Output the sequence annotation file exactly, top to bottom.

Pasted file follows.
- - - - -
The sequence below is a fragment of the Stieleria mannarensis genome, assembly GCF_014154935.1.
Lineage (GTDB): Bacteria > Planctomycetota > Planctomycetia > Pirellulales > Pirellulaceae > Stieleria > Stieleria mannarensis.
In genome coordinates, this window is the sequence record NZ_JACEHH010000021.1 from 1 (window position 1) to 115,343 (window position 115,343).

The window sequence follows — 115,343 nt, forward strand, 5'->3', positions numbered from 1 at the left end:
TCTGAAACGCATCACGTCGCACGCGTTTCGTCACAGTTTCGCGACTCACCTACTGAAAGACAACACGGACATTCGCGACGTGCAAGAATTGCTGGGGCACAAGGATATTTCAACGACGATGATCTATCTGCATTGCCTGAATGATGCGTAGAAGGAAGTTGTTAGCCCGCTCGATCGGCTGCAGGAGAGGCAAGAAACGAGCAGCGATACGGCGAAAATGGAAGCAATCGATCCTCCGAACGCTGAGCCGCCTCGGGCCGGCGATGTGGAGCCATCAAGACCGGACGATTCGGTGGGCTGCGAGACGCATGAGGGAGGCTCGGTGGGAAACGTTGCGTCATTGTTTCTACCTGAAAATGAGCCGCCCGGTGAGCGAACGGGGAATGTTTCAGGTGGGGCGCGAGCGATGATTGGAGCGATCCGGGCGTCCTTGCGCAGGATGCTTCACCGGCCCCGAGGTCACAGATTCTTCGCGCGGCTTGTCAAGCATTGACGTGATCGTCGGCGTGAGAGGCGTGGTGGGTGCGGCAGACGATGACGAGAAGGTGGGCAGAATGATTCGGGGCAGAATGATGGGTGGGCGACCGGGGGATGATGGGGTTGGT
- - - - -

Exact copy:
The sequence below is a fragment of the Stieleria mannarensis genome, assembly GCF_014154935.1.
Lineage (GTDB): Bacteria > Planctomycetota > Planctomycetia > Pirellulales > Pirellulaceae > Stieleria > Stieleria mannarensis.
In genome coordinates, this window is the sequence record NZ_JACEHH010000021.1 from 1 (window position 1) to 115,343 (window position 115,343).

The window sequence follows — 115,343 nt, forward strand, 5'->3', positions numbered from 1 at the left end:
TCTGAAACGCATCACGTCGCACGCGTTTCGTCACAGTTTCGCGACTCACCTACTGAAAGACAACACGGACATTCGCGACGTGCAAGAATTGCTGGGGCACAAGGATATTTCAACGACGATGATCTATCTGCATTGCCTGAATGATGCGTAGAAGGAAGTTGTTAGCCCGCTCGATCGGCTGCAGGAGAGGCAAGAAACGAGCAGCGATACGGCGAAAATGGAAGCAATCGATCCTCCGAACGCTGAGCCGCCTCGGGCCGGCGATGTGGAGCCATCAAGACCGGACGATTCGGTGGGCTGCGAGACGCATGAGGGAGGCTCGGTGGGAAACGTTGCGTCATTGTTTCTACCTGAAAATGAGCCGCCCGGTGAGCGAACGGGGAATGTTTCAGGTGGGGCGCGAGCGATGATTGGAGCGATCCGGGCGTCCTTGCGCAGGATGCTTCACCGGCCCCGAGGTCACAGATTCTTCGCGCGGCTTGTCAAGCATTGACGTGATCGTCGGCGTGAGAGGCGTGGTGGGTGCGGCAGACGATGACGAGAAGGTGGGCAGAATGATTCGGGGCAGAATGATGGGTGGGCGACCGGGGGATGATGGGGTTGGT